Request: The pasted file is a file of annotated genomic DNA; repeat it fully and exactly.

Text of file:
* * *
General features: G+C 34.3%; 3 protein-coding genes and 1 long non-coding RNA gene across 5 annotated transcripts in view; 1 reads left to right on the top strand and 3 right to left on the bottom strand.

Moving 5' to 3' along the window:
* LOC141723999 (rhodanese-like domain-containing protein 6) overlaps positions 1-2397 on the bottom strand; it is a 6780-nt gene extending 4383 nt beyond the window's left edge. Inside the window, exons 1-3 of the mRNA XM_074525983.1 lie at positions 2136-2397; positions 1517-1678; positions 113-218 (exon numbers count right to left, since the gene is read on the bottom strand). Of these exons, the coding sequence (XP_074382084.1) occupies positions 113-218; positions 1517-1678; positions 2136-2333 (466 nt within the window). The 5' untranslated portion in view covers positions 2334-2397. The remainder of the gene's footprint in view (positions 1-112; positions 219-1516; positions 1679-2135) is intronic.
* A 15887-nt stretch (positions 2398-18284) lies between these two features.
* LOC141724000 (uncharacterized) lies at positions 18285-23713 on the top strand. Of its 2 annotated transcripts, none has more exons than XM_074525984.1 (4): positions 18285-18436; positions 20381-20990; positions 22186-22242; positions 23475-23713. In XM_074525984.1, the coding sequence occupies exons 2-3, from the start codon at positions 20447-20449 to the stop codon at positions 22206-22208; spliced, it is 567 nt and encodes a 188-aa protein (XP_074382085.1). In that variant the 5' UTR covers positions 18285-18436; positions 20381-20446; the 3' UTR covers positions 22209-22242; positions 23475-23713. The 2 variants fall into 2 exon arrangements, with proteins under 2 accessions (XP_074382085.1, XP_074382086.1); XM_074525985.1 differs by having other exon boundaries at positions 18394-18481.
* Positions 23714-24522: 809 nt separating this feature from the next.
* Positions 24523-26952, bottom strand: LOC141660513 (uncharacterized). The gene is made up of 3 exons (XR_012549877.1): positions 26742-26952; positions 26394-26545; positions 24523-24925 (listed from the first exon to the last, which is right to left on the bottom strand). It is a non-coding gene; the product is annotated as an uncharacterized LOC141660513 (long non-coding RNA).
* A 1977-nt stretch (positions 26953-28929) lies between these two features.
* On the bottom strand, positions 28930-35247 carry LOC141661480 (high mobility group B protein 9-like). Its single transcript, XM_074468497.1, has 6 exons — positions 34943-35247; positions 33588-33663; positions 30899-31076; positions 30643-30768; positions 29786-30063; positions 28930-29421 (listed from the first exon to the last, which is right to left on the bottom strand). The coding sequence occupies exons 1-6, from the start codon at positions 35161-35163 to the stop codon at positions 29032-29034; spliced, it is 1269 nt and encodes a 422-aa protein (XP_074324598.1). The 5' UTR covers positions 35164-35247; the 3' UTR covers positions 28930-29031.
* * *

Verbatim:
General features: G+C 34.3%; 3 protein-coding genes and 1 long non-coding RNA gene across 5 annotated transcripts in view; 1 reads left to right on the top strand and 3 right to left on the bottom strand.

Moving 5' to 3' along the window:
* LOC141723999 (rhodanese-like domain-containing protein 6) overlaps positions 1-2397 on the bottom strand; it is a 6780-nt gene extending 4383 nt beyond the window's left edge. Inside the window, exons 1-3 of the mRNA XM_074525983.1 lie at positions 2136-2397; positions 1517-1678; positions 113-218 (exon numbers count right to left, since the gene is read on the bottom strand). Of these exons, the coding sequence (XP_074382084.1) occupies positions 113-218; positions 1517-1678; positions 2136-2333 (466 nt within the window). The 5' untranslated portion in view covers positions 2334-2397. The remainder of the gene's footprint in view (positions 1-112; positions 219-1516; positions 1679-2135) is intronic.
* A 15887-nt stretch (positions 2398-18284) lies between these two features.
* LOC141724000 (uncharacterized) lies at positions 18285-23713 on the top strand. Of its 2 annotated transcripts, none has more exons than XM_074525984.1 (4): positions 18285-18436; positions 20381-20990; positions 22186-22242; positions 23475-23713. In XM_074525984.1, the coding sequence occupies exons 2-3, from the start codon at positions 20447-20449 to the stop codon at positions 22206-22208; spliced, it is 567 nt and encodes a 188-aa protein (XP_074382085.1). In that variant the 5' UTR covers positions 18285-18436; positions 20381-20446; the 3' UTR covers positions 22209-22242; positions 23475-23713. The 2 variants fall into 2 exon arrangements, with proteins under 2 accessions (XP_074382085.1, XP_074382086.1); XM_074525985.1 differs by having other exon boundaries at positions 18394-18481.
* Positions 23714-24522: 809 nt separating this feature from the next.
* Positions 24523-26952, bottom strand: LOC141660513 (uncharacterized). The gene is made up of 3 exons (XR_012549877.1): positions 26742-26952; positions 26394-26545; positions 24523-24925 (listed from the first exon to the last, which is right to left on the bottom strand). It is a non-coding gene; the product is annotated as an uncharacterized LOC141660513 (long non-coding RNA).
* A 1977-nt stretch (positions 26953-28929) lies between these two features.
* On the bottom strand, positions 28930-35247 carry LOC141661480 (high mobility group B protein 9-like). Its single transcript, XM_074468497.1, has 6 exons — positions 34943-35247; positions 33588-33663; positions 30899-31076; positions 30643-30768; positions 29786-30063; positions 28930-29421 (listed from the first exon to the last, which is right to left on the bottom strand). The coding sequence occupies exons 1-6, from the start codon at positions 35161-35163 to the stop codon at positions 29032-29034; spliced, it is 1269 nt and encodes a 422-aa protein (XP_074324598.1). The 5' UTR covers positions 35164-35247; the 3' UTR covers positions 28930-29031.